palled down, the sign may be obtained by means of the thumb in
the vagina and the finger in the rectum.


Fig. 3.

When the woman is very tender, or nervous, or the abdominal
walls thick or rigid, it is necessary to employ anesthesia.

Digitized by


7 08 long: hegar^s sign of prbgnanctt.

This paper is based upon the careful study of nine oases. The
period when this sign may be observed, is from the eighth week to
the sixth month. Other observers claim to have detected this sign
at the fifth week. It hardly seems probable that the softening
can be felt prior to this period, while after the beginning of the
sixth month the uterine globe is so full that it cannot very well be

Case I. — Pregnancy diagnosticated at the eighth week. — Case seen
in connection with Prof. L. C. Bosher. Miss J., aged 19, having been
led astray is anxious to know if she is pregnant. Says her periods have
always been scanty and irregular. The last one appeared on March
10th and continued two days. Examination May 12th. Eegar's sign
pronounced and made out by both Dr. Bosher and myself. The fundua
is enlarged antero-posteriorly, which, of itself, is significant; breasts,
enlarged ; areolar dark ; papillae elevated ; patient complains of morn-
ing sickness and believes she is pregnant.

Case II. — Pregnancy diagnosticated at the ninth week. — S. D., an
intelligent colored girl of 18 years, single, no child, one abortion at
third month, comes to get something to <* bring on her spells." Says
she has '*took cold.'^ Periods always regular, last one occurring
November 24, 1898. Examination January 81, 1894. Slight cervical
tear, os patulous and contains plug of mucus ; mucosa soft. Lower zone
of body compressible, the opposing fingers being easily felt through the
uterus. Confronted with the diagnosis of pregnancy, she admitted
intercourse. This girl returned at the third month fully convinced
that she is pregnant

Case m. — Pregnancy diagnosticated at the third month. — Case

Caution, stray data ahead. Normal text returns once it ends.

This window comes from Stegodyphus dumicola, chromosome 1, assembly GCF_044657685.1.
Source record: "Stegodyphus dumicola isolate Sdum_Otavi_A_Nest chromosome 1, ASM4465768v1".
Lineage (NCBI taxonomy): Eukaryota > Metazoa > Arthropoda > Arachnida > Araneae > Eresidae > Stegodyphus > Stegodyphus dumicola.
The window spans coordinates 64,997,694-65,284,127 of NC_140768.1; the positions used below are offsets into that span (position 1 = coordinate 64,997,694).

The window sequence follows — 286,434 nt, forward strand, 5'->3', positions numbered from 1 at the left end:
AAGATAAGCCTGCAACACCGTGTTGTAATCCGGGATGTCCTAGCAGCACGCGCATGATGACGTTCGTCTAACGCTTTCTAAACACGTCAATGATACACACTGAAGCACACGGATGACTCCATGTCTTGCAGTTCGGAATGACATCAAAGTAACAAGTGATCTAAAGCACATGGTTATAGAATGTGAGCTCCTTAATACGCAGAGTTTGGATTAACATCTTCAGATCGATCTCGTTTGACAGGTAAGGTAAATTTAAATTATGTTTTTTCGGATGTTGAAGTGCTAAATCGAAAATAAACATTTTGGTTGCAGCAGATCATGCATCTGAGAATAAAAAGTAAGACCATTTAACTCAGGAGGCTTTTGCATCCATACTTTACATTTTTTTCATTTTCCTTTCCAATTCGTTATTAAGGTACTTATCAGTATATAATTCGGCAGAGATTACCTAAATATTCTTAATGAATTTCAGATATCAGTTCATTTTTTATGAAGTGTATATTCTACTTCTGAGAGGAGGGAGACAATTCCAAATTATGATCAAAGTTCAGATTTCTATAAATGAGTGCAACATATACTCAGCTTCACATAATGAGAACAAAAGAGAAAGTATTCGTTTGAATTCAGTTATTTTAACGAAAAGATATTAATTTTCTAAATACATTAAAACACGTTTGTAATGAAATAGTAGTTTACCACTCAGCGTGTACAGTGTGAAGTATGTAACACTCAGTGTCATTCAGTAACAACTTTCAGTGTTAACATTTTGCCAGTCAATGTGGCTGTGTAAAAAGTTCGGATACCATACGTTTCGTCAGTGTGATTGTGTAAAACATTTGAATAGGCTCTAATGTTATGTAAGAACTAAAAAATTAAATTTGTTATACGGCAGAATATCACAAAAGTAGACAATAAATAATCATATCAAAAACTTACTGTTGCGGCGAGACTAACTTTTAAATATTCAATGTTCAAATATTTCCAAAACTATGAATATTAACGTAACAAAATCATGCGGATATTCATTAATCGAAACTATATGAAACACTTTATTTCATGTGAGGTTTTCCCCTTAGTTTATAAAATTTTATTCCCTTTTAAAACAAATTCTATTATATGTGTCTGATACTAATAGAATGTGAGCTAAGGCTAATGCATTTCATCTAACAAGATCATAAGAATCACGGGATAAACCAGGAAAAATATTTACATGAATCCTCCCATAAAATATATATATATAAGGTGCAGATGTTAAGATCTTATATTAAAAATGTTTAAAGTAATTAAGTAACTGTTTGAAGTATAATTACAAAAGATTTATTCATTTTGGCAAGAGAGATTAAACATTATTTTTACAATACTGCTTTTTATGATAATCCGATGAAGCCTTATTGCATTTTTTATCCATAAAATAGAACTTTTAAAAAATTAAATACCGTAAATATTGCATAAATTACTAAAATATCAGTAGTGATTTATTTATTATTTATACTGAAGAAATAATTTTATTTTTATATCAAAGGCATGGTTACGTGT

seen with Dr. D. A. Stanton. Young colored woman; married, but hus-
band has been in the asylum for a year. Has missed three periods.
Examined under chloroform Decembet* 26, 1893. ffegar^s sign made
out with finger in rectum, thumb in vagina, and cervix hooked down.
Confronted with pregnancy, admits intercourse. Diagnosis verified by
operation (hysterectomy for fibrous tumor and pregnancy) on the same

Case IV. — Pregnancy diagnosticated at three and a half months. —
Case seen with Prof. J. A. Hodges. Mrs. H., aged 31, two children,
last one eighteen months old. Periods reappeared in May, 1893, and
continued at irregular intervals until January 10, 1894, when last one
stopped. Has no nausea or any symptom of pregnancy, except, pos-
sibly, a little enlargement of breasts and abdomen. Examination May
2d, Eegar^s sign pronounced. Vaginal discoloration, and cervical
changes present. Fundus markedly enlarged.

Digitized by


LONG : hsgjlb's sign of pbsgnanct. 709

Case Y. — Pregnancy diagnosticated between the third and fourth
months, — Dispensary case. C. £., colored, aged 35 years, married
eight years, four children, last pregnancy five years ago. Examined

. Has missed three periods. Eegar's sign, Smali

fibroid on posterior surface of fundus.

Case YI. Pregnancy diagnosticated between third and fourth
^months. Dispensary case. J. J., colored, aged 27 years, single, three
children, two abortions. Last pregnancy two years ago. Examined
. Has missed three periods, ffegar^s sign.

This case was the subject of a' clinical lecture delivered before
the Summer school at the hospital of the Medical College of Vir-
ginia. Drs. J. Allison Hodges, Oeorge Boss, W. Augustus Lee
and William P. Mathews were present, examined the patient, and
all made out the sign without any trouble.

Case YII. — Pregnancy diagnosticated at the fourth month, — ^This case
was a private patient of Prof. Johnston^s, and came with the evident
purpose of deceiving him, as her history and sequel will show : Mrs.
L. O., aged 25, married at 16, had a child one year later, aborted at